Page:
GROSS: So you're saying, like, if he was hanging out with his entourage during the time that you were shooting the movie, he maybe wouldn't have been so introspective?

Mr. TOBACK: Maybe not so reliably concentrated in his appearances. I mean, when we shot "Black and White" - I used him in "Black and White" in a great scene with Downey and Brooke Shields and then another scene after that - he did exactly what I asked him to do, and we shot it over a two-day period. But had I asked him for 10 hours a day for five days, I don't think that would have been remotely possible.

GROSS: Is that what you shot, 10 hours a day for five days?

Mr. TOBACK: With this movie, yes.

GROSS: So what did the people who were running the rehab facility where he was - was he, like, living in the facility or just going…

Mr. TOBACK: He living in the rehab facility.

GROSS: So they had no objections to you coming in and shooting?

Mr. TOBACK: No, they didn't. I think they felt it would be very good for him and therapeutic, as indeed I think it was, because he has a confessional nature. And this was a chance in a sort of quasi-psychoanalytic environment to get back into the recesses of his consciousness and articulate a lot of the things that had been buried.

GROSS: So how did you get him talking? What was your interviewing style like?

Mr. TOBACK: It was psychoanalytic, as opposed to therapeutic. It wasn't question-answer, question-answer. It was suggestion and then allowing him to go on for 40 minutes with two cameras running with no response on my part. I was standing behind him, so he couldn't even see me. And I, for instance, at the very beginning said so what are your earliest memories? And then I shot for 40 minutes while he responded.

Probably 15 of those minutes or so involved his talking, some of it absolutely stunning, with some interruptions. But maybe a good 60 percent of the time he was silent, and we got a lot of great facial shots, reactions, because he was thinking, and you can read his mind while he's thinking.

GROSS: Why were you standing behind him? Didn't you want him looking at you so he'd have something to focus on?

Mr. TOBACK: No. I wanted him to feel the way someone engaged in a deep psychoanalysis feels, which is that his voices are coming out and provoked by some mysterious voice behind him.

When I was in psychoanalysis in my 20s with Gustav Bychowski, a famous Polish analyst, I found myself saying things in the first three or four months that shocked me. In fact, I used to jump off the couch and say I didn't mean that after most of what I said, and he would sit there and shrug. But I know that I never would have come out with that stuff if I'd been sitting facing him.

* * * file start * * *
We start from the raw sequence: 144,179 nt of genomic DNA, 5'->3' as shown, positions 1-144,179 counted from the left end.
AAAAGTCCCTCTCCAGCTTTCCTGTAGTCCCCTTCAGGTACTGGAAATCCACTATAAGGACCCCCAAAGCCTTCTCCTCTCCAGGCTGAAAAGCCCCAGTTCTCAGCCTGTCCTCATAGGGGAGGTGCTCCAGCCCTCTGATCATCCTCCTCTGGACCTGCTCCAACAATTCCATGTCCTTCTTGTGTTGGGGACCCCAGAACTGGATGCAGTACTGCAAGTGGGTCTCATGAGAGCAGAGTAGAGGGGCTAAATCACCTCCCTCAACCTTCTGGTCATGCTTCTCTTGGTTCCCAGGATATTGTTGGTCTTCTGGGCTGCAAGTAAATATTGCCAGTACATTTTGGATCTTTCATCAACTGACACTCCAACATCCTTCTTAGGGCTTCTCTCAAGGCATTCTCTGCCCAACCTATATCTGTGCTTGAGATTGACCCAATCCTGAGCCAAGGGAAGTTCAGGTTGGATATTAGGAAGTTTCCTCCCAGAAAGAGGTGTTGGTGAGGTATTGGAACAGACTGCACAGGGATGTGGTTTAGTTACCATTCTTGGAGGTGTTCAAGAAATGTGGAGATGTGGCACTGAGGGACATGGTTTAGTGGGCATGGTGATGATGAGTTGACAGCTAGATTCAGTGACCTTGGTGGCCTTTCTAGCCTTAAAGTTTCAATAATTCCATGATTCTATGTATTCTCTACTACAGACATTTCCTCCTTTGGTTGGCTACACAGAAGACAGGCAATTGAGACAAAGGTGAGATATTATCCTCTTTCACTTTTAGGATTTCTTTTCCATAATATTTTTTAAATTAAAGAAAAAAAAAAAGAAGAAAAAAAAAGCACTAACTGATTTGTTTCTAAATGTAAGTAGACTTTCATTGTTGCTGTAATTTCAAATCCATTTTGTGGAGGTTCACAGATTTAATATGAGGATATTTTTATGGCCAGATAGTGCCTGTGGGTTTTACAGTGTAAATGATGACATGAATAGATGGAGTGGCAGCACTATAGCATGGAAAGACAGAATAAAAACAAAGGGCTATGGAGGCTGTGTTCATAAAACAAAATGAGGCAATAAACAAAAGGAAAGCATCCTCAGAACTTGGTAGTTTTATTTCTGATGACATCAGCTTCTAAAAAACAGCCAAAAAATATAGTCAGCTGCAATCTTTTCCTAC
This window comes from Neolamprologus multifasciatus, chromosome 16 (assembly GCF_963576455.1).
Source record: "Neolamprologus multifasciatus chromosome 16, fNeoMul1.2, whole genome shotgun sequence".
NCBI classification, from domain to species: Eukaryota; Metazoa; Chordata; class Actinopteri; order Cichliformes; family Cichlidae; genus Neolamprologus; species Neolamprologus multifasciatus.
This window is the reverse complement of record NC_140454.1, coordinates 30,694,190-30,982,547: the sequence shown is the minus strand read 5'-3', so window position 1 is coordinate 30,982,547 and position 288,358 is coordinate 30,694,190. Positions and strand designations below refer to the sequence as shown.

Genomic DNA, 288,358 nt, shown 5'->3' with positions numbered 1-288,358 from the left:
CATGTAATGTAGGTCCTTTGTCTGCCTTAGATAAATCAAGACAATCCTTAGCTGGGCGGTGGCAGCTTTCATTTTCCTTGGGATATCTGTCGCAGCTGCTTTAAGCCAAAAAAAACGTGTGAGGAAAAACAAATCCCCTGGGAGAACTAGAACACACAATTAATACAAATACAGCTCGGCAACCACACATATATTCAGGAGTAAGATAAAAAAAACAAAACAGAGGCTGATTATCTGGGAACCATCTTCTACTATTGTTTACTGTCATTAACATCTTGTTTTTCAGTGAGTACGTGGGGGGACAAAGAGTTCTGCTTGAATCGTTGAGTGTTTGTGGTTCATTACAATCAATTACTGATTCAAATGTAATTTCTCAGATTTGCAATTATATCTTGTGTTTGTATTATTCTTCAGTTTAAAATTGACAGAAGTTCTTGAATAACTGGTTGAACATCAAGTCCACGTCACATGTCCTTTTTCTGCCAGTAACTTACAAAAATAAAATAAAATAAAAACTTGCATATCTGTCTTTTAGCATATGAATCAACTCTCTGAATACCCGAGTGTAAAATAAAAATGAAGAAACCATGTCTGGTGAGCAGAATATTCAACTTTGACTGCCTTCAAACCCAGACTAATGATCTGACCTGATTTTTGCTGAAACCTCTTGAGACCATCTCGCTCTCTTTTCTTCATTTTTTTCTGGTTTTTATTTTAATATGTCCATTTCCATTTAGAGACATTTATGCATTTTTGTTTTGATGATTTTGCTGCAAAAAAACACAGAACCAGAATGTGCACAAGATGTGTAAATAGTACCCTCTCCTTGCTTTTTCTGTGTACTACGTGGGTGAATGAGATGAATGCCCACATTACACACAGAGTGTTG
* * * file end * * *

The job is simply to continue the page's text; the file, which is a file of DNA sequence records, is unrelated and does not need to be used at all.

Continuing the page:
GROSS: So you didn't want him to see you. So how did you even know - did you have a monitor to see what he was looking like when he was talking to the camera?

Mr. TOBACK: I did not see his face at all when I was talking, no. I knew…

GROSS: So you were surprised whenever you'd go and look at the rushes.

Mr. TOBACK: Yeah, absolutely. I mean, I knew his face well enough to know that I was getting a lot of great stuff. And Larry McConkey, the cinematographer, was telling me, you know, after each long, long, long take, you know, we got some great stuff here.

But I was much more interested in creating a climate in which he could allow himself to liberate these buried voices and have them come out and say that he otherwise never would have said.

GROSS: Compare how you see Tyson in the ring and out of the ring, because, you know, in the ring he's really fierce. And out of the ring, he has a reputation for being fierce with women. The fierce side of him wasn't coming out when you were shooting him, but you've hung around with him a lot over the years. Do you see him as, like, having a lot of different personalities?

Mr. TOBACK: Many, many personalities. He's got multiple voices, multiple personalities, and his shifts are mercurial and unpredictable. And I think that…

GROSS: Give us an example of a time you've seen him make a shift like that that surprised you.

Mr. TOBACK: Well, you know, just even in the last few weeks, as we've done some interviews together, he either can be slightly sullen and uninterested in talking at all and seems to want to just get it over with and not really want to talk about himself, or he can get very animated and laugh a lot and feel as if he's having a great time and be very open and communicative. And those shifts can be almost as sudden as happening in the middle of a sentence.

GROSS: You know, in terms of his different personalities, during his life he's been both, like, the weakling and the boxing champion. You know, he talks about how he was a fat kid. He was bullied as a kid. He didn't know how to fight. And it wasn't until he was in prison, you know, in juvie when he was like 13 that he learned how to punch.

Mr. TOBACK: That's right. Well, he talks about his first punch being landed when he was younger than that. I think when he was about eight or nine, when he - the bully broke the neck of his pigeon. He used to collect pigeons, and this guy broke the neck of his pigeon, and he knocked the guy down.

But basically, he was an asthmatic. He was short, fat, ungainly and frightened. So he was, on a certain level, the most unlikely person to become heavyweight champion of the world. But it was what he did with those limitations that made him heavyweight champion.